It’s been a long time. How have you been?
I took my site down a few years ago to explore the whole Jamstack craze, and setup a Gatsby.js site using Stackbit and ForestryCMS. I really enjoy using and building Jamstack sites and I think they are the future, but the future isn’t here quite yet.
SaaS (Software as a Service) solutions everywhere
Gatsby, Next.js, and 11ty are cool, right? What happens when you’re not a Markdown diehard and don’t want to maintain the hassle of a git-based workflow for publishing or client reasons? You need a CMS (Although I do prefer git-based workflows).
There’s tons of options on headlesscms.org, and I’ve tried 90% of them. Most of the ones listed are SaaS startups that most likely won’t be around in two months, and I really don’t want to pay monthly for a CMS after using free solutions for years. Some of these are definitely excellent, if money isn’t the issue the other problem remains – what happens when (not if) that service shuts down?
So, self-hosted solutions are the answer, where I can trust (for the most part!) that as long as it’s on my server, it will still work even if the parent company goes poof.
The ones available though aren’t very good or are very early in development. Strapi, Netlify CMS, Directus, Craft CMS and Cockpit are the big ones right now. I really like Cockpit and Craft CMS, but if you need to migrate content to any of them, you’re stuck. New sites only. That’s not bad if you’re building a new site, but when you have a site like mine with tons of blog posts, things get complicated fast.
And hosting – the big player right now is Netlify, which is a great service, however it’s another startup with no guarantee of being around in two months.
Fully dynamic – for a price
This is another issue related to the SaaS section above, basically the situation is this: Say you need a form, right? Your options with a Jamstack site is to code a complicated form and backend to handle submissions and storage/emails. Or you could pay a startup. Gatsby.js’s form docs recommends two SaaS startups for building your forms over building your own, because it’s just so complicated.
And that’s the same situation for most other things you might need that aren’t exposed in GraphQL.
There’s always a startup who will take your money to make your problem go away – or rather, postpone the problem until they run out of money.
NPM dependencies break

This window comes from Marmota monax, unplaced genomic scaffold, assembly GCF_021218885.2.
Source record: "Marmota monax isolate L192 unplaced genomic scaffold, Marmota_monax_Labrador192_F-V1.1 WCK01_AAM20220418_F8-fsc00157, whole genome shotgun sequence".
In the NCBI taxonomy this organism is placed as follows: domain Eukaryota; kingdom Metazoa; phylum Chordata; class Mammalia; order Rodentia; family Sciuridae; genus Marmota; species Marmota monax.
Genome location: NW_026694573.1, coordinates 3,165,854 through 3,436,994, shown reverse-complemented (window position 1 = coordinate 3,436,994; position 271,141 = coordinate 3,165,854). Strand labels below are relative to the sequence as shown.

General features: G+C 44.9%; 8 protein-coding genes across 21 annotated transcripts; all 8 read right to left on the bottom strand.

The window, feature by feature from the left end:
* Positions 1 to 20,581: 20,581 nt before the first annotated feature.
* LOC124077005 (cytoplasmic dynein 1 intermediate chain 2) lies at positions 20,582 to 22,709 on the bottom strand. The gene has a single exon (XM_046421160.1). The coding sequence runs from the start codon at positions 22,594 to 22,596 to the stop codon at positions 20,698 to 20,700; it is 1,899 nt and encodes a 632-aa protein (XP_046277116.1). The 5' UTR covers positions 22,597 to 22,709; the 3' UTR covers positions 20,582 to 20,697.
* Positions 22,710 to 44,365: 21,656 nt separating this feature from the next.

This is just a fact of life with modern JS development – everything is constantly changing and moving very fast, so that project you worked on three months ago may not compile in Gatsby because 7 dependencies are out of date. Then you go to update them and new issues arise. It’s a whack-a-mole disaster.
I resurrected a previous version of this WordPress site I archived in 2013 while exploring AnchorCMS to extract content out of, and it worked fine. WordPress updated with no hitch. Sure, some of the plugins were abandoned but the site still worked. Can’t say the same for a JS project.
I could sit down and solve all of these issues probably, with enough time. I still think the Jamstack is a great solution for static sites that rarely change, and I used Gatsby and Netlify to build my wedding site. That was the first Gatsby site I built and it was a lot of fun.
The biggest issue though, I was spending a lot of time testing all the different solutions for my new site, and I was getting nothing done.
After a failed experiment with Ghost, I rebuilt this site using WordPress and GeneratePress. The Lighthouse scores are really good, and I look forward to using this setup for more sites. For fonts, I’m using the system font stack for maximum performance by only using system fonts. I may still spend two or sixteen hours browsing Google Fonts, however I do like the look right now.
I’m using instant.page for preloading and it makes a noticeable difference.
As for post comments, I’m not really sure what to use anymore. I used to use Disqus but it’s definitely gotten a lot heavier since the last time, it added 2 MB (!) of additional heft, so I removed it.